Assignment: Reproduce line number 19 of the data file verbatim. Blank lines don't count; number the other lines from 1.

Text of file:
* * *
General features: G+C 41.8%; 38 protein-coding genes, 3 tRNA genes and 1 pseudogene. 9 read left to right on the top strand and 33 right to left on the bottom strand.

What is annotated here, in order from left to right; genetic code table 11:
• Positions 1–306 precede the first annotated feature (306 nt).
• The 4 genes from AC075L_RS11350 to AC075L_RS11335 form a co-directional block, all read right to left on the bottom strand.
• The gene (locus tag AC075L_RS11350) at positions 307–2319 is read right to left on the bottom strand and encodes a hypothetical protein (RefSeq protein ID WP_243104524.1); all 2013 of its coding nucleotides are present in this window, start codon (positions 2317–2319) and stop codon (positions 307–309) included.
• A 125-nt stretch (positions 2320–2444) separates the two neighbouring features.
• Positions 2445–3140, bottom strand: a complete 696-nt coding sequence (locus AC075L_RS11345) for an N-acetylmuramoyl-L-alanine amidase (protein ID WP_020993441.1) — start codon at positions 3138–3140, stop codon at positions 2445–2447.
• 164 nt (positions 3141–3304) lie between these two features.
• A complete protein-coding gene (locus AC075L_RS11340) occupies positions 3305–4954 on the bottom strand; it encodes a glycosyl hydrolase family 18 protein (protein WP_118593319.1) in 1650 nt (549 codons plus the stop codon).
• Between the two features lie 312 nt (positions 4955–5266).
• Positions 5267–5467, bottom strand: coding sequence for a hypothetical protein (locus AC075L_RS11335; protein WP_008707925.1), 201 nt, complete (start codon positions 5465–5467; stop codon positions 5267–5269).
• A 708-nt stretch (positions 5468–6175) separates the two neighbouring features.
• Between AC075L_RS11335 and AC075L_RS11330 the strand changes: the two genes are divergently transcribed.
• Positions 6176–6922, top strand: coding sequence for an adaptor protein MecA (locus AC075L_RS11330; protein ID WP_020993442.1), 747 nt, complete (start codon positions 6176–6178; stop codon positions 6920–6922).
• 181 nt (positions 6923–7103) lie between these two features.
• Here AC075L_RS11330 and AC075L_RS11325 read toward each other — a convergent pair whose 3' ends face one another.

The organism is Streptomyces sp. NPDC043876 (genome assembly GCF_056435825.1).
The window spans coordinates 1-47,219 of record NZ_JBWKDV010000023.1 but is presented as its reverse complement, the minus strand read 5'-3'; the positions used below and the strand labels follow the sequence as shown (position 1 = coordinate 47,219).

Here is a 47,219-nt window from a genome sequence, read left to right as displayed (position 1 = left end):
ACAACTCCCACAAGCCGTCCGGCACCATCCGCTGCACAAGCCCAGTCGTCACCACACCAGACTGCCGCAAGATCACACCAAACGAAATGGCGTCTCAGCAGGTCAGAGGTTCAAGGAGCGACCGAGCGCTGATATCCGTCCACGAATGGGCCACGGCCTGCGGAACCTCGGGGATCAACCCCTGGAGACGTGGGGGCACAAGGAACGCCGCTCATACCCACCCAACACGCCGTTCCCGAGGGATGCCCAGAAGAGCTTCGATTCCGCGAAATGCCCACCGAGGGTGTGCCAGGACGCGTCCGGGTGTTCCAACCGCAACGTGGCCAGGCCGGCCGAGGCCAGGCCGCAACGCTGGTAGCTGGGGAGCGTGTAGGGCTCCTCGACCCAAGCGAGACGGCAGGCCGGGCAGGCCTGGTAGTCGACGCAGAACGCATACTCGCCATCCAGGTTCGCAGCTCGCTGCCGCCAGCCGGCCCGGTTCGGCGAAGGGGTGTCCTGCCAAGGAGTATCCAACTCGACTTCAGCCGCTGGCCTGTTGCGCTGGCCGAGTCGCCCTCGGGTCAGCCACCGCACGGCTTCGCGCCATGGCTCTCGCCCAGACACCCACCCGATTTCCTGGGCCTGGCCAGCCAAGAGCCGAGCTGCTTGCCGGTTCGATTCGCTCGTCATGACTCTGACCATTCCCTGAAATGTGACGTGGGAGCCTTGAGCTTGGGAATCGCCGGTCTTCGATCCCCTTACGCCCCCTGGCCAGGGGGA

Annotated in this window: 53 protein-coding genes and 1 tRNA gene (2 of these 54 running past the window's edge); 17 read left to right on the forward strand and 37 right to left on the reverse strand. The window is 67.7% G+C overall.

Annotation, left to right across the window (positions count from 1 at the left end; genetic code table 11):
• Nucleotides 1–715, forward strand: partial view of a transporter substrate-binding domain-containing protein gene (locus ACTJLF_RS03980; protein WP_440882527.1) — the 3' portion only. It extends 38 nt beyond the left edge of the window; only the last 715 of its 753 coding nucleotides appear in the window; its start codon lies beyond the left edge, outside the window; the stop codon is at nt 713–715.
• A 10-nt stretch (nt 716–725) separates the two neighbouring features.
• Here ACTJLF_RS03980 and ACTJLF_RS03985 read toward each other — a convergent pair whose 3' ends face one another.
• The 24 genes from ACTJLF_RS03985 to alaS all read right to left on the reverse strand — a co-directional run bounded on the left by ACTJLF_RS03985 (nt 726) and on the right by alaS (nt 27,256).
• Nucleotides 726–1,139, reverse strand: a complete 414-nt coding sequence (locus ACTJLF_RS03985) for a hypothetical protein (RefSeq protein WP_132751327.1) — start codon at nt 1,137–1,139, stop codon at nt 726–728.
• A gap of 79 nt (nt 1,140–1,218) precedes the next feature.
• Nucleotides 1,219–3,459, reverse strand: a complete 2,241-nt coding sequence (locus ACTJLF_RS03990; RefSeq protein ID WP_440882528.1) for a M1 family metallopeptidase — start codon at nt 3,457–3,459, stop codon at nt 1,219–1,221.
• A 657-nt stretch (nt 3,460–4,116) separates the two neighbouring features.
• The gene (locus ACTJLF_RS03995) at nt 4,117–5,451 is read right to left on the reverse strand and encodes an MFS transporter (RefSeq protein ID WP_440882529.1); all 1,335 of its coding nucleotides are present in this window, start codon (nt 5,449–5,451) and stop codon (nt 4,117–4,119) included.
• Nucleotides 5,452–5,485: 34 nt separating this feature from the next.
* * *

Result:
Here is a 47,219-nt window from a genome sequence, read left to right as displayed (position 1 = left end):